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SQL Server Tutorial: How to Conversion Of DATE/DATETIME ? – Reliable Hosting ASP.NET Reviews

SQL Server Tutorial: How to Conversion Of DATE/DATETIME ?

I’ve noticed a bit of confusion regarding date conversion in T-SQL; recurring questions on how to strip the TIME part from a DATETIME variable or convert between locales. Here we will see a fast method to split a DATETIME from its sub-parts DATE and TIME and how to reset the TIME part in a DATETIME.

We’ll also see a method to quickly retrieve a list of all the possible conversion formats applied to a certain date.

Let’s consider the following script.

DECLARE @myDateTime DATETIME
SET @myDateTime = '2015-05-15T18:30:00.340'

SELECT @myDateTime

SELECT CAST(@myDateTime AS DATE)
SELECT CAST(@myDateTime AS TIME)
SELECT CAST(CAST(@myDateTime AS DATE) AS DATETIME)

I’ve created a DATETIME variable named @myDateTime, and assigned it the value “2015-05-15T18:30:00.340”.

With the first SELECT, we print out that value.

But look at the three SELECTs that follow the first. We’ll use the CAST function to convert between data types, asking, in the first case, to output our DATETIME as a DATE and add a TIME type variable in the second case.

That will have the effect of suppressing the part of the DATETIME that we haven’t asked for. Casting toward DATE will produce a variable from which the TIME part will be stripped, whereas converting towards TIME, we are asking to take away the DATE part from the DATETIME.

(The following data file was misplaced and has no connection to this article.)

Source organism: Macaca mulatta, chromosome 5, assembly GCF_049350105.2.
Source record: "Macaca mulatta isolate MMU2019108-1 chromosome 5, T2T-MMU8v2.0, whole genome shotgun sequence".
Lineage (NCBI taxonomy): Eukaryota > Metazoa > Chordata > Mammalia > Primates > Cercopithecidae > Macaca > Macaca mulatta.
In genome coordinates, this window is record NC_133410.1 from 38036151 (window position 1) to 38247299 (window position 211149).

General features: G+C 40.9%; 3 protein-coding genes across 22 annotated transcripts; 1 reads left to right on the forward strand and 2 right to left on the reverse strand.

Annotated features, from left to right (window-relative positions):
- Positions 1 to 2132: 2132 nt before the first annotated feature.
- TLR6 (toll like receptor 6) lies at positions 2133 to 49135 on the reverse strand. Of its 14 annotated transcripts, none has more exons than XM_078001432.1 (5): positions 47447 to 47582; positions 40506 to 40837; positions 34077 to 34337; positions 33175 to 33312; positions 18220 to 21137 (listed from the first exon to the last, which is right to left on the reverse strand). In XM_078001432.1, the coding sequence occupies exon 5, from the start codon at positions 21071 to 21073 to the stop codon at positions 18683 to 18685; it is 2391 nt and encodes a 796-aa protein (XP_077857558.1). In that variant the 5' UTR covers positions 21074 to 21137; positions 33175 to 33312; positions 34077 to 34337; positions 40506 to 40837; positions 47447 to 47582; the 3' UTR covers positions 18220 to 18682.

In the preceding example, we can see the result of those queries. Applying the logic seen a few lines ago, when we need to maintain a DATETIME, resetting (or setting to zero) its TIME part, we could use a double casting, as seen in the fourth SELECT. First, we cast our DATETIME to a DATE (the internal cast of the two). That will produce a DATE-only variable. Then, with the second cast, we restore the variable type to its original one. But since the TIME part is gone, the result will be in DATETIME format, with a zero TIME part.

Convert a Date in all possible formats.

Sometimes we need to format a date depending on the specific locale without remembering its conversion code. The following script will help us print all the conversion styles we can impose to a given date. It loops from 0 – 255 (with many of those values not used for conversion that will be skipped thanks to the TRY/CATCH block), indicating which of those values returns a valid conversion.

DECLARE @myDateTime DATETIME
SET @myDateTime = '2015-05-15T18:30:00.340'

DECLARE @index INT
SET @index = 0
WHILE @index < 255
BEGIN

   BEGIN try
      DECLARE @cDate VARCHAR(25)
      SET @cDate = CONVERT(NVARCHAR, GETDATE(), @index)
      PRINT CAST(@index AS VARCHAR) + '   ' + @cDate
   END try
   BEGIN catch
   END catch
   SET @index = @index + 1
END

We can insert an arbitrary value into the @myDateTime variable and run the script. We’ll then obtain an output like the following:


Executing the code, we will print each CONVERT style representing our date. I hope this helps! A quick reference to spot what we need in a specific context.

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